Now It's Time to Talk

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  • Sahitya Akademi

    Now It's Time to TalkAuthor(s): Rameswar Bhattacharya and Bikach ChaudhuriSource: Indian Literature, Vol. 49, No. 5 (229) (September-October 2005), pp. 69-70Published by: Sahitya AkademiStable URL: http://www.jstor.org/stable/23346205 .Accessed: 28/06/2014 16:48

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  • Come back friend

    Let's hear Chetuang The story of eternal love.

    Translated from Bengali by Bikach Chaudhuri

    Now It's Time to Talk

    In the corner of the house

    There is the Buddha speechless I have spoken to him

    At times language of protest assumes stony silence

    Burried behind creepers and spider-web the stone idol lies

    After soil excavation

    who will lay claims

    over the vast treasure of

    Pilak civilization

    I just have no idea

    How much more atonement we need

    to awake Ahalya from her eternal slumber

    You had promised me

    a flight to heaven

    in exchange of gold coins

    gift of cows

    I do not know when

    when indeed will I have

    the divine ride to heaven, Does any one really know?

    Having seen and heard all

    the silent Buddha will

    nod his head

    and speak out now.

    Ramswar Bbattachaiya / 69

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  • He'll speak against war

    defeat Acharya Shankar

    in argument of logic For, now is the time to speak

    Now-a-days talking to the stone idol

    dumped in the corner of home, one can get to know

    all secret information.

    Translated from Bengali bj Bikach Chaudhuri

    70 / Indian Uterature : 229

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    Article Contentsp. 69p. 70

    Issue Table of ContentsIndian Literature, Vol. 49, No. 5 (229) (September-October 2005), pp. 1-240Front Matter[Illustration] [pp. 6-6]FROM THE EDITOR'S DESK [pp. 7-9]IN MEMORIAMBhaskar Chakraborti : The Enigma and the Challenge of a City [pp. 10-17]

    LITERATURE FROM TRIPURALiterature from Tripura: An Introduction [pp. 18-20]POETRYThe Eternal Man [pp. 21-21]The Silky Deer [pp. 21-22]The Night Forgave, the River Too [pp. 23-23]The Outcast [pp. 23-23]You Appeared More Matured [pp. 24-25]The Blood of Fulan [pp. 25-27]Mayabati [pp. 28-28]Paper [pp. 29-29]An Institution [pp. 30-30]A Madman [pp. 31-31]Pilferers [pp. 31-32]A Song of Shadow [pp. 32-32]Ekalavya of the Longtarai [pp. 33-34]A Frenzied Dance [pp. 34-35]Come, Join Me in a Dance [pp. 36-36]Give Back [pp. 36-37]Night : A Theme Song [pp. 38-39]Valley in the Evening [pp. 39-39]The Potter's Wife and the Rain [pp. 40-41]Columbus's Compass [pp. 41-41]Diary of One Abducted [pp. 41-41]Conjugality [pp. 42-42]Nuyai [pp. 43-43]The Cage [pp. 44-44]The Rain Water [pp. 44-45]The Martyr's Altar [pp. 46-46]The Biju Bird the Biju Flower [pp. 47-47]My Room [pp. 48-48]The Two Sides of the River [pp. 48-48]The Lips [pp. 49-49]The Banana Tree [pp. 49-49]Dilwar [pp. 50-50]Bloom the Flowers [pp. 51-51]In Synchronised Tunes [pp. 52-53]Agony of Tripura Hills [pp. 53-54]"Abdul Do You Hear?" [pp. 55-55]To Pull Down the Structure [pp. 56-56]Killed or Ousted the Rest Would be [pp. 56-57]The Fight Has To Be Fought [pp. 57-58]The Story [pp. 59-59]Stone Flower at the Pyre [pp. 60-60]A Trip to the Shakhangtang Hill [pp. 60-61]The Border [pp. 62-63]I am a Pedlar [pp. 63-63]Snakes and Ladders [pp. 64-64]Of Home, Poetics [pp. 64-65]At Night [pp. 65-65]The Jester [pp. 66-66]Thursday [pp. 66-66]Subdued Tone [pp. 66-67]Come Back Home [pp. 68-69]Now It's Time to Talk [pp. 69-70]The River Down the Memory Lane [pp. 71-72]O Grief, Where Thy Pleasure Lies [pp. 72-73]Broken Face in the Mirror [pp. 73-73]Rusted Grindstone [pp. 74-75]Marriage [pp. 76-76]War of Someone Born Blind [pp. 76-77]Annihilation [pp. 78-78]Emancipation [pp. 78-79]Shaken is the Dream-bridge [pp. 79-79]Debt [pp. 80-80]Now in My Village [pp. 80-81]Spring in the Blue Forest [pp. 82-82]Maichung [pp. 82-83]Again and Again I [pp. 84-84]Wipe It Not [pp. 84-84]And the Dream Bird [pp. 85-85]Wailing Garden [pp. 86-88]The New Era [pp. 89-89]Equal [pp. 90-90]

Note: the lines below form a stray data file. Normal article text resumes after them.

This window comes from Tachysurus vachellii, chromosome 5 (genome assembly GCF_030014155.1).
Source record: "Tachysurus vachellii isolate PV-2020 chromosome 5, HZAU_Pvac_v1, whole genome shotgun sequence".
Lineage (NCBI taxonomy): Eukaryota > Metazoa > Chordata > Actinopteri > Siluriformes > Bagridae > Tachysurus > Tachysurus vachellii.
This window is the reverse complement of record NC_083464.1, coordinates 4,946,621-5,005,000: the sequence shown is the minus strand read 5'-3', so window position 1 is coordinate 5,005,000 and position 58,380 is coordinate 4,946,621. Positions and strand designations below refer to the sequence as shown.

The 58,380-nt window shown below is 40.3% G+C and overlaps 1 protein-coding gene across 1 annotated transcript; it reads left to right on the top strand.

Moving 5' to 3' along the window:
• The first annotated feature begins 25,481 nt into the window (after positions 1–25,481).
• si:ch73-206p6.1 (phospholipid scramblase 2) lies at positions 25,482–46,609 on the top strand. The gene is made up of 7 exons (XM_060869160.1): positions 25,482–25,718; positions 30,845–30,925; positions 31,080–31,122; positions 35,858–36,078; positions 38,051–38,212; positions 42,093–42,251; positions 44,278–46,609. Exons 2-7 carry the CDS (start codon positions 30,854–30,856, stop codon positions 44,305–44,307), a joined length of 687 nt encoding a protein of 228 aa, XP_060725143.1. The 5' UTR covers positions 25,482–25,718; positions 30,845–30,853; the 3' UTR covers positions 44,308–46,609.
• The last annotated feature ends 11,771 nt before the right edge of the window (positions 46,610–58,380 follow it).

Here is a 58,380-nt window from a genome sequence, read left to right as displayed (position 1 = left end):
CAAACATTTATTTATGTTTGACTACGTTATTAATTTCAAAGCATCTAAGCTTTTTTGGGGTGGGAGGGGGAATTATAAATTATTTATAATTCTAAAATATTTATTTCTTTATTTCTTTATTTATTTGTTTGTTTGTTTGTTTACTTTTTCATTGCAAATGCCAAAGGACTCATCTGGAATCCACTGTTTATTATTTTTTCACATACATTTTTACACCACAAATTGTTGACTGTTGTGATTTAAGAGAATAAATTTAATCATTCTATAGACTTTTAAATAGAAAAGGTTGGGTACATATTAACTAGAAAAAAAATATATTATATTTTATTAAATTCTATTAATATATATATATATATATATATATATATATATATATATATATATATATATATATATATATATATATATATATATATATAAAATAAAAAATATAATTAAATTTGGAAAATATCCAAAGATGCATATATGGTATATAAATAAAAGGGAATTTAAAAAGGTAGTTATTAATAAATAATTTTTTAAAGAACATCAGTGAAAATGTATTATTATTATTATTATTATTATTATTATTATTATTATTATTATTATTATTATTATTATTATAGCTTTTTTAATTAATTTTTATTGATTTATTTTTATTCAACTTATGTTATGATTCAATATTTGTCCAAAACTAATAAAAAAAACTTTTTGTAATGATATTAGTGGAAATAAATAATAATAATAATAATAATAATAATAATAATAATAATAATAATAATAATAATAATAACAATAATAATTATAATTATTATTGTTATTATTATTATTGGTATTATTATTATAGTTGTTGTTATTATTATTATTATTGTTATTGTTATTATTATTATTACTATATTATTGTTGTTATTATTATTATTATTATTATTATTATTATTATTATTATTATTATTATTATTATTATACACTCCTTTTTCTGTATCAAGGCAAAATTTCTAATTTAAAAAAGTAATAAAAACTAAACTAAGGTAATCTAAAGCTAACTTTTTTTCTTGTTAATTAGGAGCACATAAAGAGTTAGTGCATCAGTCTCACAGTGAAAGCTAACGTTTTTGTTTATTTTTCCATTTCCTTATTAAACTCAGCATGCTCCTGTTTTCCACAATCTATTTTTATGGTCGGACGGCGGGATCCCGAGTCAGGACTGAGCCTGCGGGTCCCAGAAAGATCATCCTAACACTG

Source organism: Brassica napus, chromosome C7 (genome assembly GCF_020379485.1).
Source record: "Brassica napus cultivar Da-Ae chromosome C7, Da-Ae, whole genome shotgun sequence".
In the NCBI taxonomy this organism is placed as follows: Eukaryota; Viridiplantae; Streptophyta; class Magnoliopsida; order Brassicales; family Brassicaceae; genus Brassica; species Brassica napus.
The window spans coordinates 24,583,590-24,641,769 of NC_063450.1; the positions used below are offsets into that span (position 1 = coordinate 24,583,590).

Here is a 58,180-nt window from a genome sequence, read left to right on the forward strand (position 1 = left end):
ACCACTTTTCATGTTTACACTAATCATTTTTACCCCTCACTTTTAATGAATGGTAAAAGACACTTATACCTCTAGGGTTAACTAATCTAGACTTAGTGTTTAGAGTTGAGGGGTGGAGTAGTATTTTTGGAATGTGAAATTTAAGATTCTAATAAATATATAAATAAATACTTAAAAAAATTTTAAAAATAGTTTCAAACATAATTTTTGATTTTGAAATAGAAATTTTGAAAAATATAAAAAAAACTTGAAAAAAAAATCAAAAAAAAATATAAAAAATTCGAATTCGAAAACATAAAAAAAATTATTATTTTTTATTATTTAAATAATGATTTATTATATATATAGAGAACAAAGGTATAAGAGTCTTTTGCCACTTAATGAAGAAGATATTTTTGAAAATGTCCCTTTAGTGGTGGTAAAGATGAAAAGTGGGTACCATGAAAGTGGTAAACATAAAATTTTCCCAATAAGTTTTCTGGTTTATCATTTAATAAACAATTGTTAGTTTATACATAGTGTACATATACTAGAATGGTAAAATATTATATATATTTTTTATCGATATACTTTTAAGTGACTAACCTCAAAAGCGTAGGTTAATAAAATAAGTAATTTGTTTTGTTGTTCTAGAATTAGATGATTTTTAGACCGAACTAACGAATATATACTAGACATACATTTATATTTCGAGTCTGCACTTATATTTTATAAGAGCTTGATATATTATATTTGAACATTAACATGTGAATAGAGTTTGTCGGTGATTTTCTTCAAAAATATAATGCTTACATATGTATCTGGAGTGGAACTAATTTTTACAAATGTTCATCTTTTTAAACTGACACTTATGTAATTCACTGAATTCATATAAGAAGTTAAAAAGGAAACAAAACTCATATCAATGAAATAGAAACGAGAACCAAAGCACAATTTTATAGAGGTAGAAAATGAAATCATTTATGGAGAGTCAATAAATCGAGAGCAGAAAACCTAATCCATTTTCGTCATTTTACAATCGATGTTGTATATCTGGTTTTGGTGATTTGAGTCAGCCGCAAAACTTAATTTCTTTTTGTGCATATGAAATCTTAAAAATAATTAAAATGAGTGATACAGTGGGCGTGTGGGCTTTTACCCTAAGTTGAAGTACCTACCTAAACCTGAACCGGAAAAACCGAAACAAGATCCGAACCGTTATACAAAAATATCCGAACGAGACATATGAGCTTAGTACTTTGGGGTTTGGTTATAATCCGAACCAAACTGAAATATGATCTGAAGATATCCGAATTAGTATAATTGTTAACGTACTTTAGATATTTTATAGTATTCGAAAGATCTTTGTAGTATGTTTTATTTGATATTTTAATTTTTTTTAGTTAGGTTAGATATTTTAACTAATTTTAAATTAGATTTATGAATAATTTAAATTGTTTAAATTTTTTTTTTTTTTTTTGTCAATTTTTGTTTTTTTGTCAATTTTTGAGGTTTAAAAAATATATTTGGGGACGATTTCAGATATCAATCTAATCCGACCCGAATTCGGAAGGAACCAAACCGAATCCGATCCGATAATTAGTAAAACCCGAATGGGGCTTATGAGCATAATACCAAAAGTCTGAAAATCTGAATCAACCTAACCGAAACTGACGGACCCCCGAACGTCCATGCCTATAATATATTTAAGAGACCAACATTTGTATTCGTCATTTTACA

SHORT STORIESWings [pp. 91-100]Seventh Column on Fifth Page [pp. 101-105]The Clever Queen [pp. 106-108]The Image of the Babbling Rivulet [pp. 109-122]Haridasi [pp. 123-125]Hathairai [pp. 126-128]

    FOLK TALESThe Cuckoo Doctor (A Mog Folk tale) [pp. 129-132]Genesis of Creation and the Beginning of "Jhum" Cultivation [pp. 133-136]

    PLAYMarooned [pp. 137-150]

    LITERARY CRITICISMUrdu Ghazal and the Indian Mind [pp. 151-185]South Asian Literature: Reflections in a Confluence [pp. 186-194]

    BOOK REVIEWSReview: untitled [pp. 195-198]Review: untitled [pp. 198-200]Review: untitled [pp. 201-206]Review: untitled [pp. 206-210]Review: untitled [pp. 210-214]Review: untitled [pp. 214-216]Review: untitled [pp. 216-220]Review: untitled [pp. 220-222]Review: untitled [pp. 223-227]Review: untitled [pp. 227-232]

    Our Contributors [pp. 233-239]Corrigendum: Renunciation [pp. 239-239]Back Matter